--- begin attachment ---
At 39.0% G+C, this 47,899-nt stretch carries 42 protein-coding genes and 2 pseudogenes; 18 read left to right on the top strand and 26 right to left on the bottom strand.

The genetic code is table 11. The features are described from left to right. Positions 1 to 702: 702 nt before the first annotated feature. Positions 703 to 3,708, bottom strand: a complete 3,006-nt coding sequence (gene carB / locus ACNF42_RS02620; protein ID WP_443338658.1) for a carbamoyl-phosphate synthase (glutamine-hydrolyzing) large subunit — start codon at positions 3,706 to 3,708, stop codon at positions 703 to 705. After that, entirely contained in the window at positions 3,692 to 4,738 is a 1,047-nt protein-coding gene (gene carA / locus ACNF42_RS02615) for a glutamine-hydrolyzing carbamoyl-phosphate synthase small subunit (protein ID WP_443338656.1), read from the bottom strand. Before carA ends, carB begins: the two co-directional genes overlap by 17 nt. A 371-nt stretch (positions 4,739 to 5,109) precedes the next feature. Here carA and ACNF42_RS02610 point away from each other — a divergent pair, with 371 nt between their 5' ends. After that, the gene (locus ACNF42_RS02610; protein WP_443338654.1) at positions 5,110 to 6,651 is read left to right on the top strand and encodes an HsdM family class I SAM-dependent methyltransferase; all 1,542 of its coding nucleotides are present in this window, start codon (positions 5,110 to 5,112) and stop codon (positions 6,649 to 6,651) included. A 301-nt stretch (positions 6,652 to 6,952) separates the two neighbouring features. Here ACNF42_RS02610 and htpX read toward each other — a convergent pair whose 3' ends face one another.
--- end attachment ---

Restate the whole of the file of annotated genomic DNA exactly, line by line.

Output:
At 39.0% G+C, this 47,899-nt stretch carries 42 protein-coding genes and 2 pseudogenes; 18 read left to right on the top strand and 26 right to left on the bottom strand.

The genetic code is table 11. The features are described from left to right. Positions 1 to 702: 702 nt before the first annotated feature. Positions 703 to 3,708, bottom strand: a complete 3,006-nt coding sequence (gene carB / locus ACNF42_RS02620; protein ID WP_443338658.1) for a carbamoyl-phosphate synthase (glutamine-hydrolyzing) large subunit — start codon at positions 3,706 to 3,708, stop codon at positions 703 to 705. After that, entirely contained in the window at positions 3,692 to 4,738 is a 1,047-nt protein-coding gene (gene carA / locus ACNF42_RS02615) for a glutamine-hydrolyzing carbamoyl-phosphate synthase small subunit (protein ID WP_443338656.1), read from the bottom strand. Before carA ends, carB begins: the two co-directional genes overlap by 17 nt. A 371-nt stretch (positions 4,739 to 5,109) precedes the next feature. Here carA and ACNF42_RS02610 point away from each other — a divergent pair, with 371 nt between their 5' ends. After that, the gene (locus ACNF42_RS02610; protein WP_443338654.1) at positions 5,110 to 6,651 is read left to right on the top strand and encodes an HsdM family class I SAM-dependent methyltransferase; all 1,542 of its coding nucleotides are present in this window, start codon (positions 5,110 to 5,112) and stop codon (positions 6,649 to 6,651) included. A 301-nt stretch (positions 6,652 to 6,952) separates the two neighbouring features. Here ACNF42_RS02610 and htpX read toward each other — a convergent pair whose 3' ends face one another.